How are LGBTQ activists reacting to Supreme Court Justice Anthony Kennedy’s retirement given the role he’s played in their lives? Some fear it will mean the rollback of protections he helped bring about while others are more optimistic about expanding those new freedoms.
Kennedy, an ideological conservative who was often the swing vote in cases affecting the LGBTQ community, announced his upcoming retirement from the nation’s highest court Wednesday, raising their concerns about the likely nomination of a more conservative justice.
“While often conservative-leaning in his three decades on the court, Justice Anthony Kennedy was also a key vote in several landmark cases that greatly impacted the rights of LGBTQ people in the nation,” said Sarah Kate Ellis, president and CEO of GLAAD, an organization dedicated to promoting acceptance of LGBTQ individuals in the media.
Log Cabin Republicans, a conservative LGBTQ advocacy organization, agreed.
“No Supreme Court Justice in history has done more to advance gay rights than Justice Kennedy…[he] did not simply author the most pro-gay decisions of a Supreme Court Justice — he authored all of them,” Gregory Angelo, the group’s president, said in a press release.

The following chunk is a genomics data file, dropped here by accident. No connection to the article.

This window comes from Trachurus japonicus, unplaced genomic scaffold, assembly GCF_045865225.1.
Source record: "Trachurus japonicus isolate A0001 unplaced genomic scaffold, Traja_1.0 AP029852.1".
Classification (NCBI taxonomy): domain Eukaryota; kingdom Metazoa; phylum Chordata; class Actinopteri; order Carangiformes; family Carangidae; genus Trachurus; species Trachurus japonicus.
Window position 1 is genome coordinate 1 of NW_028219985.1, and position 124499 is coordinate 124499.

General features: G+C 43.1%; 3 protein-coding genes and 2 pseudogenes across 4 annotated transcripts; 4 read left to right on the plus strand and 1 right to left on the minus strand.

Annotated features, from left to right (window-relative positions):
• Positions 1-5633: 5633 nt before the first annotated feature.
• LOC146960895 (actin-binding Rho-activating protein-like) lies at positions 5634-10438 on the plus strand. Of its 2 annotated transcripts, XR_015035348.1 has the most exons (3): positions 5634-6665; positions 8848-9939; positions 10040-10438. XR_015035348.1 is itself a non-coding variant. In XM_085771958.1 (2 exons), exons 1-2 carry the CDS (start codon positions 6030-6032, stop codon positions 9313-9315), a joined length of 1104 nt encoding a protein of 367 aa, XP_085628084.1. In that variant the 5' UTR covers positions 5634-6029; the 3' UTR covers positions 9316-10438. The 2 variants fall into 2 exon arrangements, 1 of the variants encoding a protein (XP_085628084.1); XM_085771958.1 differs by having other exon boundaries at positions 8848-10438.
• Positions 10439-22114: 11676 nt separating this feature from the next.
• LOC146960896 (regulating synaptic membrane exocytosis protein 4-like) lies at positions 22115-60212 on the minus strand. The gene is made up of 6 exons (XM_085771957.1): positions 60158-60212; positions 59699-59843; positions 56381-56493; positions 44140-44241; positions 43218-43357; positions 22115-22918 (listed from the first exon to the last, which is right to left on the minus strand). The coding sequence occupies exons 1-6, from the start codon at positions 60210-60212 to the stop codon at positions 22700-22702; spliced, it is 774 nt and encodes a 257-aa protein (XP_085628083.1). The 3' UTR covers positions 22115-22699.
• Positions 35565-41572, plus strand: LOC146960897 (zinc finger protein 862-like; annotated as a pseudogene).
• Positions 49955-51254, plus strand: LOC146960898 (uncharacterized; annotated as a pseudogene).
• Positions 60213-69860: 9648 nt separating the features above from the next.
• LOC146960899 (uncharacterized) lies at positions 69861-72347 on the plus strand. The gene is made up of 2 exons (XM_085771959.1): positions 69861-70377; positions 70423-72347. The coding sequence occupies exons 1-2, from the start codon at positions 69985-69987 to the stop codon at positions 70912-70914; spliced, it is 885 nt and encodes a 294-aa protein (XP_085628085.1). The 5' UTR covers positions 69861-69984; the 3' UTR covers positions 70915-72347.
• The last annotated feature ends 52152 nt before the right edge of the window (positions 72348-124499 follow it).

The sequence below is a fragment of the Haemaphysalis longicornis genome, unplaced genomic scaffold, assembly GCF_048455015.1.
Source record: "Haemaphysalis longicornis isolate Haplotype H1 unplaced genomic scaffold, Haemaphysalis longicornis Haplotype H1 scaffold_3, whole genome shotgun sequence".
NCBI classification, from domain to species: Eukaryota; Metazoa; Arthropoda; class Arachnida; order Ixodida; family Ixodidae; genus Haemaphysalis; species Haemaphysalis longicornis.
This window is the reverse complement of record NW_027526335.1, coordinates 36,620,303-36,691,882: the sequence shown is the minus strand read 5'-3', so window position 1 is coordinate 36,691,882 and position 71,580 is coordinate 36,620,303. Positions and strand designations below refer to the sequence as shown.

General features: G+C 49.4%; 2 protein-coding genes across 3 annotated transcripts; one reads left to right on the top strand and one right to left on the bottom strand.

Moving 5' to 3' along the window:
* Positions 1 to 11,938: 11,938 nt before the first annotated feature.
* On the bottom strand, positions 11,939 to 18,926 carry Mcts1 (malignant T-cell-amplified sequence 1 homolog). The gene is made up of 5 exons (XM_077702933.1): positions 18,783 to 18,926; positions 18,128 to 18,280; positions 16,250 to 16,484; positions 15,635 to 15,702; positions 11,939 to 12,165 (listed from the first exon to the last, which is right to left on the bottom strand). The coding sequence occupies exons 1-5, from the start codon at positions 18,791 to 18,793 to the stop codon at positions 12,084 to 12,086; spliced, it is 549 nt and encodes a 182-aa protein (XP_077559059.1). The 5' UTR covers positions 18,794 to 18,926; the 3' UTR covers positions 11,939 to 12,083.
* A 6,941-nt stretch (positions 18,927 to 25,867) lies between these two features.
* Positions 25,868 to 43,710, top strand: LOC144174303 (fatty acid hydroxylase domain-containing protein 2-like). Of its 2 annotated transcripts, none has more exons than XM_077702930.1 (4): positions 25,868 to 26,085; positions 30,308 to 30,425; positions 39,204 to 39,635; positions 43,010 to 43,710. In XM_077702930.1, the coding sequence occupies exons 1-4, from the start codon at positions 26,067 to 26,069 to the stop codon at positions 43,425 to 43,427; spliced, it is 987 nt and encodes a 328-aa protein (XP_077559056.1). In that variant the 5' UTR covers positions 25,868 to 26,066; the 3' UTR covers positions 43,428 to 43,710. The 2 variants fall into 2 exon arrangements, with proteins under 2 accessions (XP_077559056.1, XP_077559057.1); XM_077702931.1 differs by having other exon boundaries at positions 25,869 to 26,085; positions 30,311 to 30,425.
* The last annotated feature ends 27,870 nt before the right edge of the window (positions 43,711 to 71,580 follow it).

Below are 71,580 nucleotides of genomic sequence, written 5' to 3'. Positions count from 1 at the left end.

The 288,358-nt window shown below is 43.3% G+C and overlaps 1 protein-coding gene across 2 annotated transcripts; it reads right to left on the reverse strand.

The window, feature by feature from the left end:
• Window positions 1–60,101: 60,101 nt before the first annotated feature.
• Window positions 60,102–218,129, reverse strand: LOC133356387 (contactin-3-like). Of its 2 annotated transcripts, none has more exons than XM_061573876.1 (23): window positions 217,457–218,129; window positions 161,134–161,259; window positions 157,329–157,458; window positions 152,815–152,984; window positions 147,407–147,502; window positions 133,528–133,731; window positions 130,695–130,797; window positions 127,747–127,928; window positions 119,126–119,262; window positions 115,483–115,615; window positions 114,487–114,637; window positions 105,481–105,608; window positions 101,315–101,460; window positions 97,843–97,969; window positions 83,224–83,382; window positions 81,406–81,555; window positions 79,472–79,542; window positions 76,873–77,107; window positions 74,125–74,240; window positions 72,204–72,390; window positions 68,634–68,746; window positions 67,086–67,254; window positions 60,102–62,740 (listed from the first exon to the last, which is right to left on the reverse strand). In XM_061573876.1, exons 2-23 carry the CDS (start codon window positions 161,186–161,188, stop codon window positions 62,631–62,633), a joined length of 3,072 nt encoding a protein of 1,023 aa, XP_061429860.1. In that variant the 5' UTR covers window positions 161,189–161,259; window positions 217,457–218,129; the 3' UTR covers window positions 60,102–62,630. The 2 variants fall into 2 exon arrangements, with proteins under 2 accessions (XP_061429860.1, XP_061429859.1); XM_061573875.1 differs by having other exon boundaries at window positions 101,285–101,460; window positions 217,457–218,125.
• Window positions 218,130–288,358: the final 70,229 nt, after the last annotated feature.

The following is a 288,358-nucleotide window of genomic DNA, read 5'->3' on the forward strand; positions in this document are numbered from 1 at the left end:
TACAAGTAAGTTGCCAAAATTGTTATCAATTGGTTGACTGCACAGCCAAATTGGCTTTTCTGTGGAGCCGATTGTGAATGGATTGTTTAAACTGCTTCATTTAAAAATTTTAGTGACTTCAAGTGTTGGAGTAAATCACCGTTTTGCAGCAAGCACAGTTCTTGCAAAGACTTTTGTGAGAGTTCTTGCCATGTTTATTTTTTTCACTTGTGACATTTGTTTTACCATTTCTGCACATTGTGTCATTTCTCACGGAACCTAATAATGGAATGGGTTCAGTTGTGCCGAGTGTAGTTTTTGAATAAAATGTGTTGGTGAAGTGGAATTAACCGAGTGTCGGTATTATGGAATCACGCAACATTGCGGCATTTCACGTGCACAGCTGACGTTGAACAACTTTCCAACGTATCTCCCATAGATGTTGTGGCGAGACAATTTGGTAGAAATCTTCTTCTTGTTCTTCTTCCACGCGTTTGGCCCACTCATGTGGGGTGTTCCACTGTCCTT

Meanwhile, Russell Robinson, a law professor and LGBT equity chair at the University of California, Berkeley School of Law, said that while he is critical of some of Kennedy’s opinions, the California-born-and-raised justice was a “pioneer of LGBTQ rights” and a “fairly reliable ally” since Romer v. Evans in 1996.
“Through his decisions, he paved the way for Obergefell v. Hodges,” Robinson said, referring to the landmark 2015 case in which Kennedy penned the majority opinion upholding the legality of gay marriage in all 50 states.
But earlier this month, Kennedy disappointed some LGBTQ rights groups by ruling in favor of a baker who refused to design a wedding cake for a same-sex couple.
“We are disappointed in Justice Kennedy’s decision in Masterpiece Cakeshop v. Colorado Civil Rights Commission with respect to this particular baker,” Sarah Warbelow, legal director of the Human Rights Campaign, said.
According to Warbelow, Kennedy’s decision “gave the baker a free pass because of a perception of bias” against the baker’s religion.
But Paula Greisen, the attorney who represented Charlie Craig and David Mullins – the couple in the Masterpiece Cakeshop case – offered a more optimistic view of the decision and its implications.
“It should be seen as a victory for the LGBTQ community. It was a clear announcement that their rights will be protected, and should give the community hope that it is entitled to dignity and respect,” Greisen, who maintains regular correspondence with Craig and Mullins, said.
Read the full story at ABC News